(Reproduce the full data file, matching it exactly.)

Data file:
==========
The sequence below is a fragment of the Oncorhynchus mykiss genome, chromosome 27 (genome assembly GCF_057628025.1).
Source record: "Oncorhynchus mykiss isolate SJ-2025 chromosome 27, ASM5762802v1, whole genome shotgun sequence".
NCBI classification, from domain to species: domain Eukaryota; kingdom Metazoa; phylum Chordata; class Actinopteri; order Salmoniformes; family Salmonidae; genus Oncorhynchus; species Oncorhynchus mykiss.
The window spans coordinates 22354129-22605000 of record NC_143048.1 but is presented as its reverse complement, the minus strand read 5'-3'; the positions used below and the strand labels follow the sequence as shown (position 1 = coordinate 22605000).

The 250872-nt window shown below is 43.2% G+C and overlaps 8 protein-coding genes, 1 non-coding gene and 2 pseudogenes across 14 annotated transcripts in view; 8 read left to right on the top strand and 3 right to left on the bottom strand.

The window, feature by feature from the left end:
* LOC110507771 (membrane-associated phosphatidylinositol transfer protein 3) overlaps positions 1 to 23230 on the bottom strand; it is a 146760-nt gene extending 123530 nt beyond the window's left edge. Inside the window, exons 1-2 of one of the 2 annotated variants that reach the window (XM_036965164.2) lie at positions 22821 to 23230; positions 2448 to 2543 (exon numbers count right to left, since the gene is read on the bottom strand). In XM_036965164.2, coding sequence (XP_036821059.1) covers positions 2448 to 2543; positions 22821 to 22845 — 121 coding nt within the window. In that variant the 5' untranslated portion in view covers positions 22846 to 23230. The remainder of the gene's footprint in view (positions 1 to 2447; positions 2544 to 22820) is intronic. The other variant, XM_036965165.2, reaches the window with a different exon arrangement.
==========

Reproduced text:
The sequence below is a fragment of the Oncorhynchus mykiss genome, chromosome 27 (genome assembly GCF_057628025.1).
Source record: "Oncorhynchus mykiss isolate SJ-2025 chromosome 27, ASM5762802v1, whole genome shotgun sequence".
NCBI classification, from domain to species: domain Eukaryota; kingdom Metazoa; phylum Chordata; class Actinopteri; order Salmoniformes; family Salmonidae; genus Oncorhynchus; species Oncorhynchus mykiss.
The window spans coordinates 22354129-22605000 of record NC_143048.1 but is presented as its reverse complement, the minus strand read 5'-3'; the positions used below and the strand labels follow the sequence as shown (position 1 = coordinate 22605000).

The 250872-nt window shown below is 43.2% G+C and overlaps 8 protein-coding genes, 1 non-coding gene and 2 pseudogenes across 14 annotated transcripts in view; 8 read left to right on the top strand and 3 right to left on the bottom strand.

The window, feature by feature from the left end:
* LOC110507771 (membrane-associated phosphatidylinositol transfer protein 3) overlaps positions 1 to 23230 on the bottom strand; it is a 146760-nt gene extending 123530 nt beyond the window's left edge. Inside the window, exons 1-2 of one of the 2 annotated variants that reach the window (XM_036965164.2) lie at positions 22821 to 23230; positions 2448 to 2543 (exon numbers count right to left, since the gene is read on the bottom strand). In XM_036965164.2, coding sequence (XP_036821059.1) covers positions 2448 to 2543; positions 22821 to 22845 — 121 coding nt within the window. In that variant the 5' untranslated portion in view covers positions 22846 to 23230. The remainder of the gene's footprint in view (positions 1 to 2447; positions 2544 to 22820) is intronic. The other variant, XM_036965165.2, reaches the window with a different exon arrangement.